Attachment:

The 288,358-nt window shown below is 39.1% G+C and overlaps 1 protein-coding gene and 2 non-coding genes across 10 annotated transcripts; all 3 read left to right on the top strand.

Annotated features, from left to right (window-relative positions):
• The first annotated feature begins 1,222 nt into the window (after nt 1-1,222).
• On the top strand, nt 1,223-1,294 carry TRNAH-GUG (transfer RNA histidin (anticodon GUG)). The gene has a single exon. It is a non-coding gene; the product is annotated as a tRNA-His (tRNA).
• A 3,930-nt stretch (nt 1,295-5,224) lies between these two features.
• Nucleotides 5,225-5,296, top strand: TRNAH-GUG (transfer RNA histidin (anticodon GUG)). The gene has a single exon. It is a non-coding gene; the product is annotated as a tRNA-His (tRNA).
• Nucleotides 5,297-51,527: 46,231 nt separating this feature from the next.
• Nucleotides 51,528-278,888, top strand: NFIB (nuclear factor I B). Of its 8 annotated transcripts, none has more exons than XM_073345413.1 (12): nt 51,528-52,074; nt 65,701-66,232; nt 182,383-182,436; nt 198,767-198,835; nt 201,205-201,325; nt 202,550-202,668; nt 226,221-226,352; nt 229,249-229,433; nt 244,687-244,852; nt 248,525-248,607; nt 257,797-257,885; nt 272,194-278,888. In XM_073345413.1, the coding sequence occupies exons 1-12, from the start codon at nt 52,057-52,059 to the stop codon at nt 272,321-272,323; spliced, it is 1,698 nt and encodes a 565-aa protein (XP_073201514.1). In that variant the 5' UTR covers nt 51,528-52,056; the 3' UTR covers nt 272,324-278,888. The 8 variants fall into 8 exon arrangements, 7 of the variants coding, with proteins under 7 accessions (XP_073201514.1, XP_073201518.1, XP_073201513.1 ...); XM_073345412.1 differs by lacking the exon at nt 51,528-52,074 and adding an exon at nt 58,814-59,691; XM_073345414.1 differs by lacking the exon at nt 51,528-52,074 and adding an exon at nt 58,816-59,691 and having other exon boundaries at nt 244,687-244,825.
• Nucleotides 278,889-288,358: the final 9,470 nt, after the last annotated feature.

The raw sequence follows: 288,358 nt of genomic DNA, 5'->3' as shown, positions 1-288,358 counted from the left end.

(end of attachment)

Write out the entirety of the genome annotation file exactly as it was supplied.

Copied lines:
The 288,358-nt window shown below is 39.1% G+C and overlaps 1 protein-coding gene and 2 non-coding genes across 10 annotated transcripts; all 3 read left to right on the top strand.

Annotated features, from left to right (window-relative positions):
• The first annotated feature begins 1,222 nt into the window (after nt 1-1,222).
• On the top strand, nt 1,223-1,294 carry TRNAH-GUG (transfer RNA histidin (anticodon GUG)). The gene has a single exon. It is a non-coding gene; the product is annotated as a tRNA-His (tRNA).
• A 3,930-nt stretch (nt 1,295-5,224) lies between these two features.
• Nucleotides 5,225-5,296, top strand: TRNAH-GUG (transfer RNA histidin (anticodon GUG)). The gene has a single exon. It is a non-coding gene; the product is annotated as a tRNA-His (tRNA).
• Nucleotides 5,297-51,527: 46,231 nt separating this feature from the next.
• Nucleotides 51,528-278,888, top strand: NFIB (nuclear factor I B). Of its 8 annotated transcripts, none has more exons than XM_073345413.1 (12): nt 51,528-52,074; nt 65,701-66,232; nt 182,383-182,436; nt 198,767-198,835; nt 201,205-201,325; nt 202,550-202,668; nt 226,221-226,352; nt 229,249-229,433; nt 244,687-244,852; nt 248,525-248,607; nt 257,797-257,885; nt 272,194-278,888. In XM_073345413.1, the coding sequence occupies exons 1-12, from the start codon at nt 52,057-52,059 to the stop codon at nt 272,321-272,323; spliced, it is 1,698 nt and encodes a 565-aa protein (XP_073201514.1). In that variant the 5' UTR covers nt 51,528-52,056; the 3' UTR covers nt 272,324-278,888. The 8 variants fall into 8 exon arrangements, 7 of the variants coding, with proteins under 7 accessions (XP_073201514.1, XP_073201518.1, XP_073201513.1 ...); XM_073345412.1 differs by lacking the exon at nt 51,528-52,074 and adding an exon at nt 58,814-59,691; XM_073345414.1 differs by lacking the exon at nt 51,528-52,074 and adding an exon at nt 58,816-59,691 and having other exon boundaries at nt 244,687-244,825.
• Nucleotides 278,889-288,358: the final 9,470 nt, after the last annotated feature.

The raw sequence follows: 288,358 nt of genomic DNA, 5'->3' as shown, positions 1-288,358 counted from the left end.